Haughey blamed for sex smear against Hillery
Charlie Haughey was more than likely the source of a sex smear which almost destroyed the presidency of the late Patrick Hillery, a new book sensationally claims. Rumours about Hillery, pictured left with his wife Maeve, linked him with one or possibly two mistresses. The claims are made in a biography of the late president.
Hillery convinced former Taoiseach waged campaign to further own agenda
A new book blames Charlie Haughey for the sex scandal rumours which almost destroyed the Presidency of the late Patrick Hillery in 1979.
It also claims Mr Haughey was the orchestrator of the frenzied series of phone calls made to Mr Hillery at Aras an Uachtarain on the night the Garret FitzGerald government fell in January 1982 and Mr Haughey was attempting to replace Mr FitzGerald as Taoiseach without having an election.
The full details of what happened in these two controversial episodes are revealed in a 600-page authorised biography of Mr Hillery which will be published next Wednesday.
Trinity College historian Dr John Walsh, who wrote the book, had full access to Mr Hillery's private papers and also conducted extensive interviews with the former President.
The book provides damning evidence of how ruthless Mr Haughey was at the time and how he was willing to do anything to achieve power.
The rumours about Mr Hillery's love life had circulated for months in 1979. Mr Hillery was by then President, but the rumours referred to his time as Ireland's Commissioner in Brussels and suggested that he had had an affair with one, or possibly two, women while he was there.
The stories even suggested that he had one of these women visit him at the Aras.
These rumours went on for months in 1979, in the run-up to the Papal visit here. They were so persistent and pervasive that the then Taoiseach Jack Lynch advised Mr Hillery that he had to deal with the situation.
This culminated in the editors of the national newspapers and the head of news in RTE being summoned to the Aras, where Mr Hillery insisted that the rumours were completely false and that he would not be resigning. The sensational story was national news.
Where the rumours were coming from was a mystery at the time, but the book suggests that it was Mr Haughey who was the most likely source.
He did it, the book suggests, because he wanted Mr Hillery to resign and Mr Lynch to succeed him as President, thereby clearing the way for Mr Haughey to become Taoiseach. There may also have been an element of payback for Mr Hillery's strong support for Mr Lynch during the Arms Crisis.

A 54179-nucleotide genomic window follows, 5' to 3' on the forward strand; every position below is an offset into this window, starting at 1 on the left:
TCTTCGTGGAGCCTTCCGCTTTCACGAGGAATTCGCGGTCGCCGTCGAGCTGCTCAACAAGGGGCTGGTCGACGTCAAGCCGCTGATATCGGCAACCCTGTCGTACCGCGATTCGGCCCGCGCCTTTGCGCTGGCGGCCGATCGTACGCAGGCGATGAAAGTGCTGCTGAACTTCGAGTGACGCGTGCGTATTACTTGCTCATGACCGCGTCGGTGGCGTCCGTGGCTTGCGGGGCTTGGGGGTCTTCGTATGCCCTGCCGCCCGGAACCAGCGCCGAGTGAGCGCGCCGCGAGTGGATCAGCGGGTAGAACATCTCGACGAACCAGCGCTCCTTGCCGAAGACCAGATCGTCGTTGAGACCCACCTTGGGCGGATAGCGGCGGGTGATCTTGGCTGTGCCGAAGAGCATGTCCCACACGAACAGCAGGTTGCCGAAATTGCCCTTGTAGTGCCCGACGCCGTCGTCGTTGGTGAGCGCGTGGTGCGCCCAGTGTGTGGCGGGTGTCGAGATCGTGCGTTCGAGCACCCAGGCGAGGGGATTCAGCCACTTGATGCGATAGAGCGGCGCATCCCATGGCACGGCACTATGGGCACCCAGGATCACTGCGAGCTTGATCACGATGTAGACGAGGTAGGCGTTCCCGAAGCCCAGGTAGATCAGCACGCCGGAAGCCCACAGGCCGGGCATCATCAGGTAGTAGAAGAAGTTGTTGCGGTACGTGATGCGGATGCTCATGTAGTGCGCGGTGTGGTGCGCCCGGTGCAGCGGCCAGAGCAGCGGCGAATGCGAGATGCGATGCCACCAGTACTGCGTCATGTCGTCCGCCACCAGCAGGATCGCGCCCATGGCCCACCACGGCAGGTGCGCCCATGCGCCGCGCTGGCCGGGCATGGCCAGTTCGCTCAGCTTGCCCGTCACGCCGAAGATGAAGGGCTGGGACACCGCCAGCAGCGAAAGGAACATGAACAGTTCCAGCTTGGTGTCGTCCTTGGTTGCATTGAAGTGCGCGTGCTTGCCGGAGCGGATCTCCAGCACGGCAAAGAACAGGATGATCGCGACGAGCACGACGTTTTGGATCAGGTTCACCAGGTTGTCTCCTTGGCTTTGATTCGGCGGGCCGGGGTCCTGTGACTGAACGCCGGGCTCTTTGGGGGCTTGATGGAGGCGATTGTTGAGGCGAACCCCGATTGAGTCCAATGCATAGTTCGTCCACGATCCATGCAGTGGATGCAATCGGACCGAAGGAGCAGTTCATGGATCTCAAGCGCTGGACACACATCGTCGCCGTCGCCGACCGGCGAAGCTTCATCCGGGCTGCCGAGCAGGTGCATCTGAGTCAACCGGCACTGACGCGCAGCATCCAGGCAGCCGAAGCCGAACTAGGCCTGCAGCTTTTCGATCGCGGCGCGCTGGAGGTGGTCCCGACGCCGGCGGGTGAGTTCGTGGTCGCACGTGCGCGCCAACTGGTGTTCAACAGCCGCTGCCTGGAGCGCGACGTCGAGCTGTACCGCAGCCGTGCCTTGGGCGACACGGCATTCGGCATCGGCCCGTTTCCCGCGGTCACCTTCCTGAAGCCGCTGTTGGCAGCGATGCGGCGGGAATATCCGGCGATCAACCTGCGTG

In the book, Mr Hillery explains that when Mr Haughey became Taoiseach, and came up to the Aras, he raised the subject of the rumours and to Mr Hillery's amazement said: "It is all over now."
The book says Mr Hillery "became convinced Haughey had orchestrated the campaign (of rumours) through the media to further his own agenda".
Revelations in the book about Mr Haughey's behaviour on the night of the phone calls to the Aras are just as damning of Mr Haughey's character. This happened on the night of January 27, 1982, after the FitzGerald government had collapsed.
Mr Haughey knew the President had the power to refuse to dissolve the Dail and that an alternative government could be formed from within the Dail without a general election. He saw this as a way of becoming Taoiseach again and he and his supporters made numerous phone calls to the Aras that night to convince Mr Hillery to play along.
This was the series of phone calls which 10 years later caused the presidential campaign of Brian Lenihan to implode when he first denied them and then "on mature reflection" remembered them.
The book reveals for the first time exactly who made the calls and how enraged Mr Haughey became when Mr Hillery would not come to the phone. In one call, the message was that Mr Haughey was the leader of the biggest party in the Dail and that he was going up to the Aras personally at 10.30pm to see the President. When Mr Hillery heard this, the book says, he issued an instruction to "bar the gates" to the Aras.
Later, when Mr Haughey did become Taoiseach after an election was held and came up to the Aras, Mr Hillery says that "he referred to the phone calls before the dissolution as 'that nonsense' and moved his hand as if he were throwing away a piece of paper".
'Patrick Hillery -- The Authorised Biography' by John Walsh will be published next Wednesday by New Island Books